Yesterday, I cleaned up my spare room because I didn't have enough space for all my books. I bought two new bookshelves and basically had to reorganise the entire room. While I was digging away in a box, as I do, I found some notes from a few years ago when I went to a university lecture on Shakespeare's, The Tempest. As I read over them, I thought that it had some great advice regarding plot and character.
For your benefit, here are a few things that stood out to me:
1. There are different "journeys" that your character can take in your story.
- Physical Displacement - Going somewhere strange and destabilising
- Personal or Moral Growth - People benefiting and understanding how their life could be better, and improving themselves as a result.
- Circular Journey - The sense that all one does in life is about understanding oneself.
- It is important to know who the central character is and what is important to them.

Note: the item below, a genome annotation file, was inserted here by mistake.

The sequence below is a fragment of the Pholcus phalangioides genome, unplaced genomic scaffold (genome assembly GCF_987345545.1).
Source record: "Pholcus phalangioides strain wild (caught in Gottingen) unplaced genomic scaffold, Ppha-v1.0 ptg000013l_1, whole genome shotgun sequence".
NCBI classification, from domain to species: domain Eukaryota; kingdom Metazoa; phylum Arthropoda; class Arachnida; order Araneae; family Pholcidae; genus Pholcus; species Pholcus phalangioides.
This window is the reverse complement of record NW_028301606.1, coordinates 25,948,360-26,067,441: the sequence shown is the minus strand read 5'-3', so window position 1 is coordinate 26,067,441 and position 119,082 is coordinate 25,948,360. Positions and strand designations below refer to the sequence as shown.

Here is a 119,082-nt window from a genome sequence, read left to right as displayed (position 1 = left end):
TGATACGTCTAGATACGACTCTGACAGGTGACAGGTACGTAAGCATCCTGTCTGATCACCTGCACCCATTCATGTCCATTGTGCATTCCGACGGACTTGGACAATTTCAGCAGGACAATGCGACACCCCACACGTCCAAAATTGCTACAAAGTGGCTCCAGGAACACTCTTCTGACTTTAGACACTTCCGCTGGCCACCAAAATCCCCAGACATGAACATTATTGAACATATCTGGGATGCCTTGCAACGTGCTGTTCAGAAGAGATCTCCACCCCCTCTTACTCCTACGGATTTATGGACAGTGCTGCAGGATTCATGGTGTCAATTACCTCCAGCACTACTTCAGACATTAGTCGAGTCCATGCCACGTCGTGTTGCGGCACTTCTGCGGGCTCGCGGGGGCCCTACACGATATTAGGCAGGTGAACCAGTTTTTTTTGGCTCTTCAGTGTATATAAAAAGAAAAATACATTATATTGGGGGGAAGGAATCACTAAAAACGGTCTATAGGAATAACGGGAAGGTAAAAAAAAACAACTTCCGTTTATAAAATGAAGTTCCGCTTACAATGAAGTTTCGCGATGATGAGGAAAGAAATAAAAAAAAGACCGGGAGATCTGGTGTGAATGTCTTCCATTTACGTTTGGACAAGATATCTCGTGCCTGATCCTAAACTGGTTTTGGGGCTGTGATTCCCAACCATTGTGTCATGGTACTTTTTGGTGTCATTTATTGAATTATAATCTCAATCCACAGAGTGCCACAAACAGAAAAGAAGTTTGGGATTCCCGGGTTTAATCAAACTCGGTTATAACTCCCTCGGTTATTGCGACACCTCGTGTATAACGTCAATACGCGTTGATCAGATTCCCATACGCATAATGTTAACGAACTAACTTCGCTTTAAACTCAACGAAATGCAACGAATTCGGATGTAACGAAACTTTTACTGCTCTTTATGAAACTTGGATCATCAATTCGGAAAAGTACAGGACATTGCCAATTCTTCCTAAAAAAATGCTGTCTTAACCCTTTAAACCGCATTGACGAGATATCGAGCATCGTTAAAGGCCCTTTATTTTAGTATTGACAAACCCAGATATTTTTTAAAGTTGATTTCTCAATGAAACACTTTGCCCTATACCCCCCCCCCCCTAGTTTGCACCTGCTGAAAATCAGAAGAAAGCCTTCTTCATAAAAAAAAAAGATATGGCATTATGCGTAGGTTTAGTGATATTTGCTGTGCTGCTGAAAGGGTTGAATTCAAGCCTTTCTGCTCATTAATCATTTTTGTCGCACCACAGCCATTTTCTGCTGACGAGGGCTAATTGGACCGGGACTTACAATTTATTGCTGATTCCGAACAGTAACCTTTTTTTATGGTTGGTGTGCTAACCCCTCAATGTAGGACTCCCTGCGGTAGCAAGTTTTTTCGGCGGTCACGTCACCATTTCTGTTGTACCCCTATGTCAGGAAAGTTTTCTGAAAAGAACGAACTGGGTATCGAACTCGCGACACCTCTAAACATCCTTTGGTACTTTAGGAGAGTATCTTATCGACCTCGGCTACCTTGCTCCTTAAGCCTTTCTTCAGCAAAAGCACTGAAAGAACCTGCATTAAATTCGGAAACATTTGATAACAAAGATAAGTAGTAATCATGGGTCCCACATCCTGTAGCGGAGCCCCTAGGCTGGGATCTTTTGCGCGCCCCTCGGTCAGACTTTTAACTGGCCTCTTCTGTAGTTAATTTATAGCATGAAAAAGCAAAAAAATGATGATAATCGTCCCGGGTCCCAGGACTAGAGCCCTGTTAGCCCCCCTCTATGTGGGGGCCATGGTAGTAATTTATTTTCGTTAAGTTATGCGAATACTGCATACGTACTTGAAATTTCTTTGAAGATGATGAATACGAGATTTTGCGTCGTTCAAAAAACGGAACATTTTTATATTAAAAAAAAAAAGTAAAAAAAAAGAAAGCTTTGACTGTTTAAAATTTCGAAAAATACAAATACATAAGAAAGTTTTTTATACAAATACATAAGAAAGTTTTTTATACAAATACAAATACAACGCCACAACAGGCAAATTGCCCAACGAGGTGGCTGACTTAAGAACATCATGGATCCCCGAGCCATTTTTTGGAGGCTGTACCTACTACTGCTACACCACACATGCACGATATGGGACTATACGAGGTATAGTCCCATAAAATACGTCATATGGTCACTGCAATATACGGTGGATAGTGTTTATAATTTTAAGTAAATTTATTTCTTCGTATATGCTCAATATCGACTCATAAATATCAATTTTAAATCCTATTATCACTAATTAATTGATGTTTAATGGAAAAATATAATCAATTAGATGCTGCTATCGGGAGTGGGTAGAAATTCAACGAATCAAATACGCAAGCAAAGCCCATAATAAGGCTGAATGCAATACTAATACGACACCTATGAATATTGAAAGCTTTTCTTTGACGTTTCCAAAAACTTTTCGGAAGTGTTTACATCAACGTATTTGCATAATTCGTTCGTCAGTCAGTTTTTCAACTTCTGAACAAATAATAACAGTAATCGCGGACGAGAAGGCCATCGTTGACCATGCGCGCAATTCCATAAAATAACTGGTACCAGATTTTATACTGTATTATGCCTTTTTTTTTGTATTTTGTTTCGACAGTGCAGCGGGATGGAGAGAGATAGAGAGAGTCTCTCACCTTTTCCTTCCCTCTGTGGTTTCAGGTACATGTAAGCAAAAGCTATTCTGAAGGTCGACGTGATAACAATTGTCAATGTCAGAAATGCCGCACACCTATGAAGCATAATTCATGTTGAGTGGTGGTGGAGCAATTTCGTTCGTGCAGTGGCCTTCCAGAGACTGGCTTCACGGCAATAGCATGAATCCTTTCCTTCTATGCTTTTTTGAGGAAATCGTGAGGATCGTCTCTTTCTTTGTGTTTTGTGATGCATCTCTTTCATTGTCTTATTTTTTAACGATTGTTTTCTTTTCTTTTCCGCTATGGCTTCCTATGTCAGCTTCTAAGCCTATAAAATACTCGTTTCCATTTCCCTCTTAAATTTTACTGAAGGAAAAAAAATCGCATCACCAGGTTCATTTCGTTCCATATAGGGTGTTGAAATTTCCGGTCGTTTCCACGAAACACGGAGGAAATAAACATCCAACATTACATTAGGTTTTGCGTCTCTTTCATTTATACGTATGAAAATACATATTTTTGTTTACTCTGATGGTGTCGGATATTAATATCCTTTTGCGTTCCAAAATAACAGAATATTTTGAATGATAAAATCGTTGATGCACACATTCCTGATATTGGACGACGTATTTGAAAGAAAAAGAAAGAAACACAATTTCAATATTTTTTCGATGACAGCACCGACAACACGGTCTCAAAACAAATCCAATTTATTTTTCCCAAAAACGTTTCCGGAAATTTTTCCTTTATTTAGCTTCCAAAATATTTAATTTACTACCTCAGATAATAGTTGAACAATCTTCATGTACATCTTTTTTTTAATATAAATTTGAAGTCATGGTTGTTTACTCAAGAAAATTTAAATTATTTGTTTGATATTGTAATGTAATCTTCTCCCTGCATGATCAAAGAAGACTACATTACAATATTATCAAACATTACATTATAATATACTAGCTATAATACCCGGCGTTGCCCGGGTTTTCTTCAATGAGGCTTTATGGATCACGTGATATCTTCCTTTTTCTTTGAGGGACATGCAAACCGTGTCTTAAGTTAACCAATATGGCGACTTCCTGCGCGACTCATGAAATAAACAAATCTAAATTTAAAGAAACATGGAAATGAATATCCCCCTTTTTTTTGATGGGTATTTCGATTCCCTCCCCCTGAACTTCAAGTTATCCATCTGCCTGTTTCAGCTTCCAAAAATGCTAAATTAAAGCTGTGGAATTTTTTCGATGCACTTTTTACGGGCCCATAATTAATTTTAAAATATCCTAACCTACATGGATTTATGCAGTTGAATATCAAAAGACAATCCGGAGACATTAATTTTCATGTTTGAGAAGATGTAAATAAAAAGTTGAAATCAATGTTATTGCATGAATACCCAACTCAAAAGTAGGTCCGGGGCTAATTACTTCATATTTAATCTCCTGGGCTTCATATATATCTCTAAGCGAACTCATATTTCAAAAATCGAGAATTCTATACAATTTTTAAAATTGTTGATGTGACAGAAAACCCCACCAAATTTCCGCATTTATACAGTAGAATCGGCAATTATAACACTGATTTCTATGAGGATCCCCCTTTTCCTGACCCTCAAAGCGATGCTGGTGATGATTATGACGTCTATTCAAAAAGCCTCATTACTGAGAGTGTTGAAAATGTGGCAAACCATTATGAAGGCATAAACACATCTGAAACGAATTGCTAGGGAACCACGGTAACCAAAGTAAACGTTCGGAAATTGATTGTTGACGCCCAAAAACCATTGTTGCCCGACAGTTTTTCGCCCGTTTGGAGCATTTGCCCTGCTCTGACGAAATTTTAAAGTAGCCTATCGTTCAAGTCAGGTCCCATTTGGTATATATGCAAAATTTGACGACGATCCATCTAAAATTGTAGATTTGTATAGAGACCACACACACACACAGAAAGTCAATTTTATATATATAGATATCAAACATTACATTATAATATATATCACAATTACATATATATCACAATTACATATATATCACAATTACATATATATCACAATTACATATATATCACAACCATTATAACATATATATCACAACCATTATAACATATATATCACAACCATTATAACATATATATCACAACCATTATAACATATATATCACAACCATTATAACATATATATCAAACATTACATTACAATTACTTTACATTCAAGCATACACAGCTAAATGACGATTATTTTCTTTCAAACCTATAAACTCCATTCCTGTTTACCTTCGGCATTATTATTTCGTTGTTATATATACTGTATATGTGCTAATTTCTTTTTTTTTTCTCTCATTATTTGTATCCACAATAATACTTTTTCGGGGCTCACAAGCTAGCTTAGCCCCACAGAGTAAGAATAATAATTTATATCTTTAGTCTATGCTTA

- The central character must have their world disturbed.
- The antagonist should be pulling against the central idea and the struggle strengthens the main idea.
- The reader must suspend their belief in order to go on a journey. The premise must be believable and engaging. The reader should have gained something as a result.
- Universal themes are appealing (love, relationships, friendship, etc).
- Using contemporary themes makes your story more relatable.
My story falls into the personal growth category. My MC, not to mention several other characters, goes through experiences which make a change in her life. She grows as a person, and this affects a lot of people around her.
Do you know what kind of journey your characters are on?